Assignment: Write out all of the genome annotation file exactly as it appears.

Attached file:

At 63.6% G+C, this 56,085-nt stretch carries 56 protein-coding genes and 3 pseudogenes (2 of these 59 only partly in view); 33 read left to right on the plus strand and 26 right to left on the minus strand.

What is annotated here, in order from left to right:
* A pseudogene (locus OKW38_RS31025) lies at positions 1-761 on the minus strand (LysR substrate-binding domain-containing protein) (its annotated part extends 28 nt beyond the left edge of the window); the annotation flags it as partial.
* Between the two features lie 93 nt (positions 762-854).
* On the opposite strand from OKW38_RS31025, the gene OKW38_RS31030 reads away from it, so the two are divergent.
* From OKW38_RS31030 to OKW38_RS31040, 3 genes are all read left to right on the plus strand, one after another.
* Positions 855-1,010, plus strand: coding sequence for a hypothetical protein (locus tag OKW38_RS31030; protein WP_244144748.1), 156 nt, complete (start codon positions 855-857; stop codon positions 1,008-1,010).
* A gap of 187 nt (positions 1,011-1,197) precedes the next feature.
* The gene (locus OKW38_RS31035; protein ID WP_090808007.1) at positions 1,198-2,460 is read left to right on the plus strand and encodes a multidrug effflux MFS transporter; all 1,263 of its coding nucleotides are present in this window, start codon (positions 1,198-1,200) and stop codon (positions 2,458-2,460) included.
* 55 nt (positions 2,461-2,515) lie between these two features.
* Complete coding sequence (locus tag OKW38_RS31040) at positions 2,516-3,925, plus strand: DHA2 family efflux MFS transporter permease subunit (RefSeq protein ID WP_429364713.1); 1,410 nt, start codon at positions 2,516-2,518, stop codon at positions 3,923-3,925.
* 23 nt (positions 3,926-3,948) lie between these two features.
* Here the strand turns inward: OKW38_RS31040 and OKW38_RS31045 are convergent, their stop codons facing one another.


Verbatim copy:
At 63.6% G+C, this 56,085-nt stretch carries 56 protein-coding genes and 3 pseudogenes (2 of these 59 only partly in view); 33 read left to right on the plus strand and 26 right to left on the minus strand.

What is annotated here, in order from left to right:
* A pseudogene (locus OKW38_RS31025) lies at positions 1-761 on the minus strand (LysR substrate-binding domain-containing protein) (its annotated part extends 28 nt beyond the left edge of the window); the annotation flags it as partial.
* Between the two features lie 93 nt (positions 762-854).
* On the opposite strand from OKW38_RS31025, the gene OKW38_RS31030 reads away from it, so the two are divergent.
* From OKW38_RS31030 to OKW38_RS31040, 3 genes are all read left to right on the plus strand, one after another.
* Positions 855-1,010, plus strand: coding sequence for a hypothetical protein (locus tag OKW38_RS31030; protein WP_244144748.1), 156 nt, complete (start codon positions 855-857; stop codon positions 1,008-1,010).
* A gap of 187 nt (positions 1,011-1,197) precedes the next feature.
* The gene (locus OKW38_RS31035; protein ID WP_090808007.1) at positions 1,198-2,460 is read left to right on the plus strand and encodes a multidrug effflux MFS transporter; all 1,263 of its coding nucleotides are present in this window, start codon (positions 1,198-1,200) and stop codon (positions 2,458-2,460) included.
* 55 nt (positions 2,461-2,515) lie between these two features.
* Complete coding sequence (locus tag OKW38_RS31040) at positions 2,516-3,925, plus strand: DHA2 family efflux MFS transporter permease subunit (RefSeq protein ID WP_429364713.1); 1,410 nt, start codon at positions 2,516-2,518, stop codon at positions 3,923-3,925.
* 23 nt (positions 3,926-3,948) lie between these two features.
* Here the strand turns inward: OKW38_RS31040 and OKW38_RS31045 are convergent, their stop codons facing one another.